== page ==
Who’s in Whose Corner in Philly Primary Races

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Tomorrow’s primary features several contested races for the General Assembly among Philadelphia Democrats. Some of them hold strong interest for political fortune-tellers because they may shed light on big trends in city politics. A couple have even drawn nationwide attention.

Let us look at the base of support of all candidates in these races.

Begin by noting that all incumbents are endorsed by Democratic City Committee. Also understand that incumbents usually command an advantage in garnering endorsements because they have had time and power to do good for endorsing bodies; so it is always impressive when a challenger can produce an independent base of support.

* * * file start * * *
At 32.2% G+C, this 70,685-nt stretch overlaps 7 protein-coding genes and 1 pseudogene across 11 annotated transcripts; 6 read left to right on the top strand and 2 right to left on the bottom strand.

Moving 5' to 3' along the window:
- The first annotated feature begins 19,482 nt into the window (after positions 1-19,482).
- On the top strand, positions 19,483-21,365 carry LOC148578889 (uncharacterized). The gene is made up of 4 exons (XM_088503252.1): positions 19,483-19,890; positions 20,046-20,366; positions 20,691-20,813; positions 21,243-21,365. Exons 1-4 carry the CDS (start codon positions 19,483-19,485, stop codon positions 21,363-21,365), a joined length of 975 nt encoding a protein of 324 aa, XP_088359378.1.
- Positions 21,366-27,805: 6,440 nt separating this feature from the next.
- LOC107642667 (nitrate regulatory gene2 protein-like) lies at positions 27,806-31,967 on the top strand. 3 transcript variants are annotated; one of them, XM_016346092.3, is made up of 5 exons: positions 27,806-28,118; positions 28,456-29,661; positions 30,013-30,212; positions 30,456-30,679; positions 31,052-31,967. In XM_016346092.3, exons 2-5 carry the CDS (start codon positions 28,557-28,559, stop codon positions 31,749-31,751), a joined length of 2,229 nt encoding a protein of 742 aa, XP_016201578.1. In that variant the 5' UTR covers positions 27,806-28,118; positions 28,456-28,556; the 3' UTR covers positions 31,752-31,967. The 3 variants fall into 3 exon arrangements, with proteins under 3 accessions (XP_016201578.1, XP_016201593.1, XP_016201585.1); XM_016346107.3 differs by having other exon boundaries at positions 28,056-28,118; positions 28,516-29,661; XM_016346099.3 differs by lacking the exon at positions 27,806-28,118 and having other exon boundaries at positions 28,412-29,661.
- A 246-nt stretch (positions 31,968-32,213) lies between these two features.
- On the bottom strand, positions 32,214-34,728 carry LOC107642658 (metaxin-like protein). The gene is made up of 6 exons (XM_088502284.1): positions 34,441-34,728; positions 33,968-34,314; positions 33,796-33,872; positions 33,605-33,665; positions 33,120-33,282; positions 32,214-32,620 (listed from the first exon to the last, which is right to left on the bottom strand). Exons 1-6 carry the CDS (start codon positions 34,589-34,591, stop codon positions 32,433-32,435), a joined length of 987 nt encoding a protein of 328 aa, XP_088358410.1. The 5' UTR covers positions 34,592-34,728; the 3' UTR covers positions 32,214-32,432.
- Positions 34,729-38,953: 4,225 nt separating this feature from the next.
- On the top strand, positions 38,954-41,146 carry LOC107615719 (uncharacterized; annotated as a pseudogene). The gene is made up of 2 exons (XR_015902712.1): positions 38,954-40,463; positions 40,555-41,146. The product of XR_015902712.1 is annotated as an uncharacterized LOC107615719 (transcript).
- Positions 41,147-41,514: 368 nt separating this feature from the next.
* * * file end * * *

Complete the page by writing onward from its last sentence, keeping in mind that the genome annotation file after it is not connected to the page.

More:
Star of the lot is the fight in the 1st Senatorial District, which runs from South Philadelphia east of Broad Street up through Center City into the River Wards. There, incumbent State Sen. Larry Farnese (D-S. Phila.) is facing a fierce, well-organized challenge from former 1st Ward Leader Nikil Saval,

The traditional political spectrum does not help us understand this struggle. Both are impeccable liberals. The differences are generational and geographical. Farnese, age 52, is the heir of an old South Philadelphia political family. Saval, 37, is part of the hip younger generation that has moved from elsewhere to parts of newly fashionable Philly in the past two decades. Their supporters tell these stories.

Farnese is backed by a rack of unions: AFSCME Council 13, Firefighters IAFF Local 22, International Longshoremen’s Union 1291 Keystone Mountain Lakes Regional Council of Carpenters, PASNAP (the nurses’ union), Philadelphia Federation of Teachers, Plumbers Local 690, SEIU Pennsylvania, Transportation Workers Union Local 234 and UFCW 1776.